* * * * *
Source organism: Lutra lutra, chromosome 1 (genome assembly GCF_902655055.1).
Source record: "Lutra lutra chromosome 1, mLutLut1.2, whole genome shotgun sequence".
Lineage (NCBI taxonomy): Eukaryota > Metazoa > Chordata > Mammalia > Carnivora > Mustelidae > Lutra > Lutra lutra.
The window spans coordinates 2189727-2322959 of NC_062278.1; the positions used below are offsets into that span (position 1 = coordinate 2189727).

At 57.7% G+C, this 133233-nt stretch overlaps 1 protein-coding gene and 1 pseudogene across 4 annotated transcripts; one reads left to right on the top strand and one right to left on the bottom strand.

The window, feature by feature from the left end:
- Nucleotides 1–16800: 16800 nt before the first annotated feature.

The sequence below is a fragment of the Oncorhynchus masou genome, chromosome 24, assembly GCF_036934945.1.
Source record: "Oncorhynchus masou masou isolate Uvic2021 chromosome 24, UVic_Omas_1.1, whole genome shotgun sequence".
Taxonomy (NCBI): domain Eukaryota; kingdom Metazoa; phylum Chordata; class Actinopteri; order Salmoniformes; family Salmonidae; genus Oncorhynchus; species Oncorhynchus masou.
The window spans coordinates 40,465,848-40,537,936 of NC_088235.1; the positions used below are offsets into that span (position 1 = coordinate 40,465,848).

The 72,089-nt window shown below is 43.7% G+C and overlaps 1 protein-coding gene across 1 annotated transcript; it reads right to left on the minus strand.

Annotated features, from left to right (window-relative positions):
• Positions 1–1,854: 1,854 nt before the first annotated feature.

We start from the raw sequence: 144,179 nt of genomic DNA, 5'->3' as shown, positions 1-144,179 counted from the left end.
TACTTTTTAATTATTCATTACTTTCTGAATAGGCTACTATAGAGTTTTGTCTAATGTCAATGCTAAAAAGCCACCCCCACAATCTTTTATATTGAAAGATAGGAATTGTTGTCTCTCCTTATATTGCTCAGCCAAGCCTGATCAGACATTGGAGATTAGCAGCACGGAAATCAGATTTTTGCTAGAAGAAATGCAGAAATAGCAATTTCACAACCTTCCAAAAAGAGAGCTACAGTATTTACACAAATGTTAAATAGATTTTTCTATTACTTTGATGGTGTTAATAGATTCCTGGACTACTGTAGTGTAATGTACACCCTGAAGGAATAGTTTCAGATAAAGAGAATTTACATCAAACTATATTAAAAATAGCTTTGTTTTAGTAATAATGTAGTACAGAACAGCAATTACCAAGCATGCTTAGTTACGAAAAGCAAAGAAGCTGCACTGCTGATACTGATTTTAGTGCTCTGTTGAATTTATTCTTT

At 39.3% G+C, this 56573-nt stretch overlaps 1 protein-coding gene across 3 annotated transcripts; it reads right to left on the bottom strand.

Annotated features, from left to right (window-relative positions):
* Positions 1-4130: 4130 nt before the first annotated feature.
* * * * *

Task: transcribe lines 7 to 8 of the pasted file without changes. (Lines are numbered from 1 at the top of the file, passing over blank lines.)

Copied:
- Nucleotides 1–16800: 16800 nt before the first annotated feature.

The sequence below is a fragment of the Oncorhynchus masou genome, chromosome 24, assembly GCF_036934945.1.